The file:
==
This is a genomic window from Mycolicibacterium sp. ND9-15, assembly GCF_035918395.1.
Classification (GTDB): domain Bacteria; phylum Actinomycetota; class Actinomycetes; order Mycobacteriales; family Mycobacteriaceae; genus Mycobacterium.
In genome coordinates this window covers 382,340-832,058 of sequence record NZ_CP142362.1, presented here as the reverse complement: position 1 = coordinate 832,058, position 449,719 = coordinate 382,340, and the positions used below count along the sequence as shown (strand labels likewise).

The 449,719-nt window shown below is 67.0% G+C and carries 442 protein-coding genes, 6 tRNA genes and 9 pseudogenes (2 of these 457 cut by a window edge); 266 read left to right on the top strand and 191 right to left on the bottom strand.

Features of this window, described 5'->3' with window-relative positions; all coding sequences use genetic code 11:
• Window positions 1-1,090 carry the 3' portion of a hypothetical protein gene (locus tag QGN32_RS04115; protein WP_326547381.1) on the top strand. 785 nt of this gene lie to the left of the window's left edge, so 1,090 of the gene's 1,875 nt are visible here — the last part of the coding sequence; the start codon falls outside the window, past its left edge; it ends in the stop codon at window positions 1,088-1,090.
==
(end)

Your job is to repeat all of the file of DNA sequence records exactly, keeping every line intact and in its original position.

This is a genomic window from Mycolicibacterium sp. ND9-15, assembly GCF_035918395.1.
Classification (GTDB): domain Bacteria; phylum Actinomycetota; class Actinomycetes; order Mycobacteriales; family Mycobacteriaceae; genus Mycobacterium.
In genome coordinates this window covers 382,340-832,058 of sequence record NZ_CP142362.1, presented here as the reverse complement: position 1 = coordinate 832,058, position 449,719 = coordinate 382,340, and the positions used below count along the sequence as shown (strand labels likewise).

The 449,719-nt window shown below is 67.0% G+C and carries 442 protein-coding genes, 6 tRNA genes and 9 pseudogenes (2 of these 457 cut by a window edge); 266 read left to right on the top strand and 191 right to left on the bottom strand.

Features of this window, described 5'->3' with window-relative positions; all coding sequences use genetic code 11:
• Window positions 1-1,090 carry the 3' portion of a hypothetical protein gene (locus tag QGN32_RS04115; protein WP_326547381.1) on the top strand. 785 nt of this gene lie to the left of the window's left edge, so 1,090 of the gene's 1,875 nt are visible here — the last part of the coding sequence; the start codon falls outside the window, past its left edge; it ends in the stop codon at window positions 1,088-1,090.